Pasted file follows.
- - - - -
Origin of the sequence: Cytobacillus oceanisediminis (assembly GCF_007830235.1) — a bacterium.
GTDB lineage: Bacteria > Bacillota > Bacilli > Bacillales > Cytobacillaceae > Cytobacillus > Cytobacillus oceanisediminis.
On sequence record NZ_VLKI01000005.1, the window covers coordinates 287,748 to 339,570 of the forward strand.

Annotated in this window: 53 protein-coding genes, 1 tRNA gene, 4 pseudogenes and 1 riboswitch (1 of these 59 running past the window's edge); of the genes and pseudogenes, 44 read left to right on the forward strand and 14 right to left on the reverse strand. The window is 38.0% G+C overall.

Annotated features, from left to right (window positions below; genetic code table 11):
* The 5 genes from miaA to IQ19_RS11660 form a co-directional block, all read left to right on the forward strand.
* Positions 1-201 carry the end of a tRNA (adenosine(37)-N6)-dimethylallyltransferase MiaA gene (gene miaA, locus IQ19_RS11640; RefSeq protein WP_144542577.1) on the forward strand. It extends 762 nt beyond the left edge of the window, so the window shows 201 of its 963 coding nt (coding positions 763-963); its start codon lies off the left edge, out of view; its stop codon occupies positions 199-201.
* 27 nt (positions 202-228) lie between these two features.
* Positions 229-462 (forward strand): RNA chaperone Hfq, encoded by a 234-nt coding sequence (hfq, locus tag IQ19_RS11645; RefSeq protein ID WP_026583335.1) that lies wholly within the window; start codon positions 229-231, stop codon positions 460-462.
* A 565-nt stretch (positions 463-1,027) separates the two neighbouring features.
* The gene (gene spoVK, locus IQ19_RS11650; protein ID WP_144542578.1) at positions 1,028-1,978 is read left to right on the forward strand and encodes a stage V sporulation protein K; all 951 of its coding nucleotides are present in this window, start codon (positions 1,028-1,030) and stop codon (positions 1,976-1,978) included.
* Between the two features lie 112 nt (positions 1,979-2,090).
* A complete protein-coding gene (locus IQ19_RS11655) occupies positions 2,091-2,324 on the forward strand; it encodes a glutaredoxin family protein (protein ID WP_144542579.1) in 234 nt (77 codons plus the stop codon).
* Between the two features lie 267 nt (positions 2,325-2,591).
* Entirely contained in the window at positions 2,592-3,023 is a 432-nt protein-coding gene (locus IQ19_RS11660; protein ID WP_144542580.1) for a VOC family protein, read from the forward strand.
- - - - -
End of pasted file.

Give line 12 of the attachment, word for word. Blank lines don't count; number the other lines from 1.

* Between the two features lie 112 nt (positions 1,979-2,090).